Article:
Washington Appeals Court Upholds Reasonableness of Stipulated Judgment

The Court of Appeals of Washington affirmed a trial court decision approving an $8 million stipulated judgment over a carrier’s challenges to the structure and reasonableness of the settlement. Starr Indem. & Liab. Co. v. PC Collections, LLC, 523 P.3d 805 (Wash. Ct. App. Jan. 24, 2023). The court also held that the carrier’s procedural due process rights were not violated because the carrier had two weeks’ notice of the reasonableness hearing, in which it participated.

The insured was a manager of an entity involved in a mixed-use real estate development project with several other entities. The relationship between the entities soured, leading to a claim against the insured for breach of fiduciary duty, among others. The insured sought a contribution to a settlement from the carrier, but the carrier declined. Later, the parties entered into a settlement agreement that provided for an $8 million stipulated judgment against the estate of the insured for the breach claim. The insured then moved for a determination that the stipulated judgment was fair and reasonable. The carrier moved to intervene and to continue or stay the hearing on the motion. The court granted the motion to intervene but declined to continue or stay the reasonableness hearing. The court held that the stipulated judgment was fair and reasonable.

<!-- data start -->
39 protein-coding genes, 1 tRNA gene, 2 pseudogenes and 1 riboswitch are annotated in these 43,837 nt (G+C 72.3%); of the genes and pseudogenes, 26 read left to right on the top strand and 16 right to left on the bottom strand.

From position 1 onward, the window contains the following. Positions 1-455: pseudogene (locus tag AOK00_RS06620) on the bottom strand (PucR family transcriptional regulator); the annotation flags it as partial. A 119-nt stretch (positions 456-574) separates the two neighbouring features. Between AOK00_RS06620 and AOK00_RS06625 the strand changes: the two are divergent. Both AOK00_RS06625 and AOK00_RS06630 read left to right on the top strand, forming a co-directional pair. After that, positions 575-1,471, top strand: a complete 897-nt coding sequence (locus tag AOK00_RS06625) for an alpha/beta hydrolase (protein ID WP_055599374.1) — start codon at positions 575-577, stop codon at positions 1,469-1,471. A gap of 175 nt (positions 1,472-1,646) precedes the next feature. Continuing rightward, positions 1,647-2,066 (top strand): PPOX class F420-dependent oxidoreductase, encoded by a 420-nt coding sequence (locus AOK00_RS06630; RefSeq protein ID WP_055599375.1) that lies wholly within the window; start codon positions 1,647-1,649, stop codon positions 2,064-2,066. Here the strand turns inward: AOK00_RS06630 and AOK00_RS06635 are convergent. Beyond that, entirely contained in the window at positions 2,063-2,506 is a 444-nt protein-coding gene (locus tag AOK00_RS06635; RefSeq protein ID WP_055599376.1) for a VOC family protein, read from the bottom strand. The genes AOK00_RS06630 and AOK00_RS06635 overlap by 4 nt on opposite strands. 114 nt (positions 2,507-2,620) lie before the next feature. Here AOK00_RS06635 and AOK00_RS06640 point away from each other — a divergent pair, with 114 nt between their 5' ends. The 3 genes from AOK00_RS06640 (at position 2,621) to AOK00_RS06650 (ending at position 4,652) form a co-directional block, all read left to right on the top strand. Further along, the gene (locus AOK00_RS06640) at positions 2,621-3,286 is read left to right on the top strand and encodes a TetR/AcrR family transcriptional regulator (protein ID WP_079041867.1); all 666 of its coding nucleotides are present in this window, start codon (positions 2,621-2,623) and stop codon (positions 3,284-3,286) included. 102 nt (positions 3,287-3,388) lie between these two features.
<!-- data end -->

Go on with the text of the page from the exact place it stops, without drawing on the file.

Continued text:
On appeal, the carrier argued that the structure of the settlement agreement was unreasonable because it allowed the estate of the insured to collect and keep insurance proceeds from a later bad faith action against the carrier, thereby becoming enriched by its own tortious conduct. The court disagreed, noting that, although the structure was “unconventional,” it was not unreasonable because the estate would only recover if the proceeds were obtained after the full payment of the cash purchase price to the claimants. In addition, the court noted that the insureds who stood to recover under the agreement had not committed any wrongdoing.

The court also held that the carrier had not been denied due process. The court held that the carrier was given the opportunity to present evidence on the reasonableness factors, provided oral argument on the issue, and received discovery throughout the underlying litigation. Further, the court rejected the carrier’s contention that it was not given enough time to prepare for the hearing, noting that the carrier “was not a stranger” to the case and was provided two weeks’ notice of the reasonableness hearing. The court also affirmed the trial court’s determination that the settlement amount was fair and reasonable.


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